The Cottage Fairy Companion: A Cottagecore guide to slow living, connecting to nature, and becoming enchanted again, by Paola Merrill. A friend introduced me to the Cottage Fairy videos on YouTube, and I found myself falling into Paola’s beautiful world in a rural valley in Washington State. When I was on vacation in Rockland, Maine, I found a copy in a local bookstore, and purchased it. It’s the kind of book where you can read a few pages at a time, and just savor the good writing and beautiful photographs. Paola Merrill is an old soul, and is so thoughtful and sensitive about how she approaches life. I love how she grows as a person throughout her videos, and in her book. She also has a puckish sense of humor, and is a unique and honest individual. Having watched her videos for the past year or so I can hear her voice when I read her book. I like how the book is laid out in seasons, too, with various recipes to try.

This Year It Will Be Different, and other stories: a Christmas treasury, by Maeve Binchy. By the time Christmas rolls around I’m in the mood for light reading, especially Christmas stories. This book came into my hands at the perfect time, as I had been reading a lot of more serious books. The short stories were so readable, and while I liked some of them better than others, overall they were very enjoyable. They had a bit of depth to them, and not always the happy endings that one would imagine.

Notable books read in 2020

According to my Goodreads page, in 2020 I read 65 books or 20,091 pages. The shortest book, at 105 pages, that I read was Between mirage and miracle: selected poems for seasons, festivals, and the occasional revelation, by J. Barrie Shepherd. This was also the least popular, as far as Goodreads. However, in this case, it makes my “notable books of 2020” list. Here is why, as well as my other choices of recommended books.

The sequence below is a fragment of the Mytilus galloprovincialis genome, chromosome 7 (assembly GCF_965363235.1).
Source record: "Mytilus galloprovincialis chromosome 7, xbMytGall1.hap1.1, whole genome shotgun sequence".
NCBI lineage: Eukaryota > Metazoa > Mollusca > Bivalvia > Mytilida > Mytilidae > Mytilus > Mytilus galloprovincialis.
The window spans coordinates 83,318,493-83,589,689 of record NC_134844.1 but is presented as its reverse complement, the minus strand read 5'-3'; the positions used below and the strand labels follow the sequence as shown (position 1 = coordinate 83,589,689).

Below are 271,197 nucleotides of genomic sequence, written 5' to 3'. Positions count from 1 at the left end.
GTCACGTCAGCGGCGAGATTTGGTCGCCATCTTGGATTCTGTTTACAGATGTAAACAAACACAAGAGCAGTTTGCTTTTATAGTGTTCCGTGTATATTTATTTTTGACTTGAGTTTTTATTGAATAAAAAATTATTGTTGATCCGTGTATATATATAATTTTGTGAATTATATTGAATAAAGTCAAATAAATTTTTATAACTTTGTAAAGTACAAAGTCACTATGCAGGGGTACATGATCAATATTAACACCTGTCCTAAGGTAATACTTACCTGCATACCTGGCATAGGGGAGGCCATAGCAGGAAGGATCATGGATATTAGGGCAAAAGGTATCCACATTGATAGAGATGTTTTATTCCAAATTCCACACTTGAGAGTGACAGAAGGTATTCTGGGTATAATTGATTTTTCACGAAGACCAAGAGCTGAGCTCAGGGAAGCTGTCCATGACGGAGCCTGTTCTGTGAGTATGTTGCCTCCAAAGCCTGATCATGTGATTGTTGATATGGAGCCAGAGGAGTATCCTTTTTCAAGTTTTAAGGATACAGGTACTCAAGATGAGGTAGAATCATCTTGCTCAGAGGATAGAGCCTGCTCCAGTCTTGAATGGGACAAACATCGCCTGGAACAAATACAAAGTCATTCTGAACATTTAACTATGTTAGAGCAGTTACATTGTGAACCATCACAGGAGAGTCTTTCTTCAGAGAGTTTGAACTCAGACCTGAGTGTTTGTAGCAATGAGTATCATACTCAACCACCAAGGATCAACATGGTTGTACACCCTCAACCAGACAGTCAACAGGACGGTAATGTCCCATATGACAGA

Between mirage and miracle: selected poems for seasons, festivals, and the occasional revelation, by J. Barrie Shepherd. Rev. Shepherd is originally from Scotland, but lives in the summer on Chebeague Island. Every year, at the Choral Arts Society’s Epiphany concert, he has been reading his poetry, in his enchanting Scottish burr. At last year’s concert, I said to my fellow music lovers, “I’m buying one of his books.” This is the one I ended up with, and I have loved it so much, sharing poems with friends and my church. Favorite poems include “Ordinary time,” “Winter solstice,” “Don’t stop me … ,” “Stained glass windows,” and “Why I still go.”   

The dearly beloved: a novel, by Cara Wall. This first novel took my breath away, and stayed with me a long time. The story of two ministers, who share a church leadership, and their wives doesn’t seem like it would be that engrossing, but the characters and story really drew me in. 

Almost French: love and a new life in Paris, by Sarah Turnbull. This absorbing and entertaining book has all the right elements for me, and made me laugh out loud. It’s a great love story, as well as a commentary on French life and culture, by this Australian author, who falls in love with a Frenchman.

American dirt: a novel, by Jeanine Cummins. Lydia Quixano Pérez lives in the Mexican city of Acapulco. She runs a bookstore before her life changes dramatically, thanks to her favorite patron, who turns out to be her greatest nightmare. This extremely well written and paced book is a thrilling book to read, although I could only handle one chapter each evening, due to the intensity of the story telling.